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If you are using Behringer P16 personal mixers with the X32, chances are, you have run into volume problems. A majority of people I come in contact with who are using the P16 personal mixers have complained that they are not loud enough.
Good news is, the P16s have plenty of volume control. It is probably just a setting or two that is causing the problem. So, let's go over the four things you need to check.
Gain is the most important knob on your mixer. If it is not set properly, it messes with everything else (including the P16s). So, the first step to solving P16 volume problems is to make sure the gain is set correctly on every channel.
Here’s a post to help you out: How to Set the Gain on Your Mixer
On the Behringer X32, the ‘tap’ setting lets you decide at what point in the signal chain to send that specific channel to the P16. In other words, you can send a channel with or without EQ, with or without compression, etc.
On the X32, navigate to the 'Routing -> p16 out (or ultranet)' tab. Then, check every channel to make sure 'Tap’ is not set to ‘Post Fader’ (unless you specifically want it to be). Basically, if ‘tap’ is set to ‘Post Fader’, when the sound tech adjusts the volume of a channel in the main mix, it will adjust the volume of that channel in the P16s as well.
On the P16 personal mixer, there is a button labeled ‘Main’. Press this button and then turn the volume all the way up. As you may have guessed, this is a control for the overall volume of the P16. But, so is the ‘Level’ knob at the top right of the P16.
I have found that it is best to turn the ‘Main’ volume all the way up and then use the output ‘Level’ knob to adjust the overall volume. If the ‘Main’ volume is not all the way up, you may find the output ‘Level’ knob all the way up but the mix still not being loud enough.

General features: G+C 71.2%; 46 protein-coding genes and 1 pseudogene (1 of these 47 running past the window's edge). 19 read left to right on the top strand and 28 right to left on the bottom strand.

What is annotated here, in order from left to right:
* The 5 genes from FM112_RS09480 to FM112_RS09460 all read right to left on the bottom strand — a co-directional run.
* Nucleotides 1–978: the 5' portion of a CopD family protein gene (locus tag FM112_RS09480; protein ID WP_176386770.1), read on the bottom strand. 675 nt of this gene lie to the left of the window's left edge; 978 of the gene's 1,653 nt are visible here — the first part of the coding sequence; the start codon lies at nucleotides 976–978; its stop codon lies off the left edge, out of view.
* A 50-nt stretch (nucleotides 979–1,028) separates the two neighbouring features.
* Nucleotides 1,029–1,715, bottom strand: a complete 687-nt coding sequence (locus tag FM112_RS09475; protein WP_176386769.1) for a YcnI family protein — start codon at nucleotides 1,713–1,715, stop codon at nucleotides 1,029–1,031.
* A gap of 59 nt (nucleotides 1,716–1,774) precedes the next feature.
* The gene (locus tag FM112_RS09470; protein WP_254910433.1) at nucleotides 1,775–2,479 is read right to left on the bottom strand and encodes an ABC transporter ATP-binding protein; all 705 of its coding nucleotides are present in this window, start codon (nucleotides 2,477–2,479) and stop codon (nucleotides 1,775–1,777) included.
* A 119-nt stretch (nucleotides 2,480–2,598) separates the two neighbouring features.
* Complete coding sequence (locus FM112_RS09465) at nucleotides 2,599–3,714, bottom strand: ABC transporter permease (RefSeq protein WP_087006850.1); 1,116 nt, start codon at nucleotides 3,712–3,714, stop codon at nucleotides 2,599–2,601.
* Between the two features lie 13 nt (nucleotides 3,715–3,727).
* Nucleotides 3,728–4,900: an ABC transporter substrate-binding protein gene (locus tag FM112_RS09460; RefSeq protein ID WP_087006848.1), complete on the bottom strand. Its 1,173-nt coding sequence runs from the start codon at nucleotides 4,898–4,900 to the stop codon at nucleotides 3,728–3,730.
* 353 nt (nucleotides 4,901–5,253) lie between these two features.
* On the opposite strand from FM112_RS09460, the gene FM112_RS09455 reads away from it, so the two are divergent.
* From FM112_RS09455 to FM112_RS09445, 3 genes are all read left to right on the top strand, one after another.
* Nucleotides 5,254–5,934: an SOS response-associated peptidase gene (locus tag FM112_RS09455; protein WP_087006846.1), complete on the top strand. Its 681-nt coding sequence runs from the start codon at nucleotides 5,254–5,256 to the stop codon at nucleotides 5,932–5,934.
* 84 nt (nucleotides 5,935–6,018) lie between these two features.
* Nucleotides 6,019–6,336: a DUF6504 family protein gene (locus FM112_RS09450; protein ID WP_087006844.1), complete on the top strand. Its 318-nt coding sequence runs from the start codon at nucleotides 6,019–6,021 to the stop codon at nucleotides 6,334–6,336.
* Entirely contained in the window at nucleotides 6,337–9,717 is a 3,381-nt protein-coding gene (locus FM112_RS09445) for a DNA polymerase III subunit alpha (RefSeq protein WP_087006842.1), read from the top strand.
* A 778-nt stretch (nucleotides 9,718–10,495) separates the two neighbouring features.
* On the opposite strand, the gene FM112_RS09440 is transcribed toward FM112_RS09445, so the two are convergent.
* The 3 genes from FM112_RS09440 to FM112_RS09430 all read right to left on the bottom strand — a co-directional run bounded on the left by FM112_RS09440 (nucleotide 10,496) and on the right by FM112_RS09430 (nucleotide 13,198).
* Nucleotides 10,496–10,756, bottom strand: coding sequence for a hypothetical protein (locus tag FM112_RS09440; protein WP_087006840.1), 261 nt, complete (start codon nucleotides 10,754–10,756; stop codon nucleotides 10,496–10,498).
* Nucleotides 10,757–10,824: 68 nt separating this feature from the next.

If everything is set correctly, the output ‘Level’ knob should be set around 2 o’clock and the mix be plenty loud enough.
The limiter on the P16 personal mixer is there to protect your ears. But, if you have it set too low, it will ‘limit’ the volume of your mix.
Basically, you want the limiter to protect your ears from any loud noises that sneak through, like feedback from a vocal mic.
The limiter knob is a little counter-intuitive. If you have it turned down, it is going to limit more, but if you have it turned up, it is going to limit less.
I have found that having the limiter all the way up, which means it is limiting less, works the best. You’d think it wouldn’t limit at all in the case, but it actually does continue to limit, but only the loudest moments.
Keep an eye on the red light around the limiter, which lets you know when the limiter is activated. Basically, you just want it to flash occasionally during the loud moments. So, if it never comes on, you may need to dial it back a bit to make sure your ears are protected.
When the four things above are all taken care of, you should find that there is plenty of volume headroom when using the P16 personal mixers.